Domino, Exchange Server, and virtually every other work flow software package are all well and good for applying process automation to workstation-based applications and client/server applications that offer appropriate interface points. However, there exists a huge base of traditional 5250 character-based applications. Many of these solutions will be in use for another 10 years or more and could benefit from the addition of work flow features.
Although it is true that many workstation-based work flow products can interact with 5250 applications through an emulator screen (screen scraping, as it is often referred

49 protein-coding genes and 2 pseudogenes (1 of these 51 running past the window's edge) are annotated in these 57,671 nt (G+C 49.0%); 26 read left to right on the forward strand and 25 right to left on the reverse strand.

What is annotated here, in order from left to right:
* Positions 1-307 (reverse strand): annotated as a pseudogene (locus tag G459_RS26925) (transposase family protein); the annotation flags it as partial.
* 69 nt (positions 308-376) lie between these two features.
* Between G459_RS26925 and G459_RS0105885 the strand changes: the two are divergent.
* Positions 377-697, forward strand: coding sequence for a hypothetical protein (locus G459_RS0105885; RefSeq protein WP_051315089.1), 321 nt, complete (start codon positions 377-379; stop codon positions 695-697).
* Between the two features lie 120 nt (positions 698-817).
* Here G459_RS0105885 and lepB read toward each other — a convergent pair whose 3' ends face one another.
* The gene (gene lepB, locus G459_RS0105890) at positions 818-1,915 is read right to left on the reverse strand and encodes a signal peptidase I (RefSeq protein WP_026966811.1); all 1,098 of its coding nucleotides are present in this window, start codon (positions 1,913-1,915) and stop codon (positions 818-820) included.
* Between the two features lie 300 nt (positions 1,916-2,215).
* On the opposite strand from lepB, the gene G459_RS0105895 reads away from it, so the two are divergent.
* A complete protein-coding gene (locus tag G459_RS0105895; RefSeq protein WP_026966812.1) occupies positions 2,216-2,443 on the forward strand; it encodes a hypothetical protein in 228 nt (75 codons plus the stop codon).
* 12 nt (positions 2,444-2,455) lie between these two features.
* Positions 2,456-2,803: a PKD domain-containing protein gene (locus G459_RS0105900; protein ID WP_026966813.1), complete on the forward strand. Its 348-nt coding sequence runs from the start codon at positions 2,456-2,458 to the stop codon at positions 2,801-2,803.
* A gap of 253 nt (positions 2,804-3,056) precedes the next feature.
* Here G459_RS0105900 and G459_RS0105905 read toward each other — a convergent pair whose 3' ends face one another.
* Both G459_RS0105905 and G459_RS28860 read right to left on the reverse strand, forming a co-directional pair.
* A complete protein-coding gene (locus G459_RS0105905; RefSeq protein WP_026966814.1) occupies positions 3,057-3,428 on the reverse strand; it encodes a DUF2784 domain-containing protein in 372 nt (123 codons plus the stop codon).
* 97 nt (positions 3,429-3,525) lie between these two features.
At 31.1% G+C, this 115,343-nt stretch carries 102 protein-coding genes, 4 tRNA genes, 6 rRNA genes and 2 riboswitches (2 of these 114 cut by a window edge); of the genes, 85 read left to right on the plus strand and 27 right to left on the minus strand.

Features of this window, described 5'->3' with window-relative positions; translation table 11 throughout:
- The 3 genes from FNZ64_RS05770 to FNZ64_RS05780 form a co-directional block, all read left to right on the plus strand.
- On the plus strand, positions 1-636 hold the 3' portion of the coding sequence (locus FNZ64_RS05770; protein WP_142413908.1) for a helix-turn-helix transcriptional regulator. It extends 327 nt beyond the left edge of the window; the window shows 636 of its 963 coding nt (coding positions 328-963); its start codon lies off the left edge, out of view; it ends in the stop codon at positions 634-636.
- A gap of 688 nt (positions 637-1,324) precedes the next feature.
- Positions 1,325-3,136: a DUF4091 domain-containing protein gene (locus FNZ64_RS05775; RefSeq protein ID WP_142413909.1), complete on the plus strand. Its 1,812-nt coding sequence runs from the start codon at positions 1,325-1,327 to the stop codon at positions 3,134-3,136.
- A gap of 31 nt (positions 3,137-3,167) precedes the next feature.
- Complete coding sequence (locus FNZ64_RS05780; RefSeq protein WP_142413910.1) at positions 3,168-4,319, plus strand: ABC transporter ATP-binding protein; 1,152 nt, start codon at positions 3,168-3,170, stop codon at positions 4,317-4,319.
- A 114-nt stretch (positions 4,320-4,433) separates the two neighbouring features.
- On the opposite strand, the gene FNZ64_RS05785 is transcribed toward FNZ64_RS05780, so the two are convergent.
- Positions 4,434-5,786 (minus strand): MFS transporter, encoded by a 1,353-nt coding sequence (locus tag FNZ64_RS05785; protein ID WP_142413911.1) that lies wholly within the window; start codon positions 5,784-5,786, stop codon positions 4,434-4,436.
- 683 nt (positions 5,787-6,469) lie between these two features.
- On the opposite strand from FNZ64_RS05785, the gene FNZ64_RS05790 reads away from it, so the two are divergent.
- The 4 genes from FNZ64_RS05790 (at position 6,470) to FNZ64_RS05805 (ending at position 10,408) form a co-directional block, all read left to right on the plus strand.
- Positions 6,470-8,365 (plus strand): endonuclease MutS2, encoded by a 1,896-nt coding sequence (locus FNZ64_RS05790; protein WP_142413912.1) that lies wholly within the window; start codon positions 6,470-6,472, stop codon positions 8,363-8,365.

to), IBMs Content Manager for AS/400, with its Advanced Workflow option, offers a truly native means of applying work flow to any application, whether traditional 5250 or workstation-based. (Editors note: On March 14, 2000, IBM announced [announcement letter 200-044] that the name of ImagePlus VisualInfo for AS/400 was changed to Content Manager for AS/400.) You may know Content Manager as the IBM product often applied to electronic document management (scanned image) applications on the AS/400, but, beginning with V4R3, Content Manager was equipped with a powerful table-driven work flow facility. This facility includes a rich set of workstation and host-based programming interfaces, both exit points, where application components can be inserted into the work flow process, and APIs, where an application can make calls to the work flow facility. Process definition is accomplished with a Windows-based graphical setup tool.